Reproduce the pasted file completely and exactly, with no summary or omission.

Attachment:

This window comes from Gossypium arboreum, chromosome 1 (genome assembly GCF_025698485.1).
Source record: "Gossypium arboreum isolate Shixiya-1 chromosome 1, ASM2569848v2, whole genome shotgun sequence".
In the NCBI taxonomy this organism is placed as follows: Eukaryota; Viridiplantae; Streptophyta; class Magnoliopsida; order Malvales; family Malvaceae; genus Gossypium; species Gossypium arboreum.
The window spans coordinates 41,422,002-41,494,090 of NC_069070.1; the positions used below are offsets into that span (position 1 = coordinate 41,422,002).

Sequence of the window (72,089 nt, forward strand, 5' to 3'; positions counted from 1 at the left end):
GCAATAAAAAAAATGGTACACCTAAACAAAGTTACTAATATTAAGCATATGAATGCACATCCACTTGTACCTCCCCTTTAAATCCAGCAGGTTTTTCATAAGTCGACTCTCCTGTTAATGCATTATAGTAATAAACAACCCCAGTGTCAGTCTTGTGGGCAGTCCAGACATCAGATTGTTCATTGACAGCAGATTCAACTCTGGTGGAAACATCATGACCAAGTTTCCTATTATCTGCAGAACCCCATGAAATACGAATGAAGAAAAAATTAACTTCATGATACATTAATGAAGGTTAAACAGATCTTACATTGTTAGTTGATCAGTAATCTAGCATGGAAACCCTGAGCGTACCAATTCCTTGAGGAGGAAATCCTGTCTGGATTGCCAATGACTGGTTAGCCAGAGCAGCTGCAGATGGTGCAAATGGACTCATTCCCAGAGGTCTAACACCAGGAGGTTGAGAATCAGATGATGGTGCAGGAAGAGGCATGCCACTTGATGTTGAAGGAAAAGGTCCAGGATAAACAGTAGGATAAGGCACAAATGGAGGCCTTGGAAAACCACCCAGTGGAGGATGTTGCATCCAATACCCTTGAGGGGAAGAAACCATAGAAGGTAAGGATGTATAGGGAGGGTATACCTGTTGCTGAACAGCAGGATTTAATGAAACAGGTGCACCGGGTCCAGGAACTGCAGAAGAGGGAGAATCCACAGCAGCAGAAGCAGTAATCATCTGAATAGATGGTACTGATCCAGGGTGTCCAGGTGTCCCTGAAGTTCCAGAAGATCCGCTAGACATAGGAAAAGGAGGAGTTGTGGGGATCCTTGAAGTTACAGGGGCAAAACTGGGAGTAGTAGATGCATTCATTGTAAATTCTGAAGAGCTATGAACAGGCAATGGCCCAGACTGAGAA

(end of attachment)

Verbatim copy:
This window comes from Gossypium arboreum, chromosome 1 (genome assembly GCF_025698485.1).
Source record: "Gossypium arboreum isolate Shixiya-1 chromosome 1, ASM2569848v2, whole genome shotgun sequence".
In the NCBI taxonomy this organism is placed as follows: Eukaryota; Viridiplantae; Streptophyta; class Magnoliopsida; order Malvales; family Malvaceae; genus Gossypium; species Gossypium arboreum.
The window spans coordinates 41,422,002-41,494,090 of NC_069070.1; the positions used below are offsets into that span (position 1 = coordinate 41,422,002).

Sequence of the window (72,089 nt, forward strand, 5' to 3'; positions counted from 1 at the left end):
GCAATAAAAAAAATGGTACACCTAAACAAAGTTACTAATATTAAGCATATGAATGCACATCCACTTGTACCTCCCCTTTAAATCCAGCAGGTTTTTCATAAGTCGACTCTCCTGTTAATGCATTATAGTAATAAACAACCCCAGTGTCAGTCTTGTGGGCAGTCCAGACATCAGATTGTTCATTGACAGCAGATTCAACTCTGGTGGAAACATCATGACCAAGTTTCCTATTATCTGCAGAACCCCATGAAATACGAATGAAGAAAAAATTAACTTCATGATACATTAATGAAGGTTAAACAGATCTTACATTGTTAGTTGATCAGTAATCTAGCATGGAAACCCTGAGCGTACCAATTCCTTGAGGAGGAAATCCTGTCTGGATTGCCAATGACTGGTTAGCCAGAGCAGCTGCAGATGGTGCAAATGGACTCATTCCCAGAGGTCTAACACCAGGAGGTTGAGAATCAGATGATGGTGCAGGAAGAGGCATGCCACTTGATGTTGAAGGAAAAGGTCCAGGATAAACAGTAGGATAAGGCACAAATGGAGGCCTTGGAAAACCACCCAGTGGAGGATGTTGCATCCAATACCCTTGAGGGGAAGAAACCATAGAAGGTAAGGATGTATAGGGAGGGTATACCTGTTGCTGAACAGCAGGATTTAATGAAACAGGTGCACCGGGTCCAGGAACTGCAGAAGAGGGAGAATCCACAGCAGCAGAAGCAGTAATCATCTGAATAGATGGTACTGATCCAGGGTGTCCAGGTGTCCCTGAAGTTCCAGAAGATCCGCTAGACATAGGAAAAGGAGGAGTTGTGGGGATCCTTGAAGTTACAGGGGCAAAACTGGGAGTAGTAGATGCATTCATTGTAAATTCTGAAGAGCTATGAACAGGCAATGGCCCAGACTGAGAA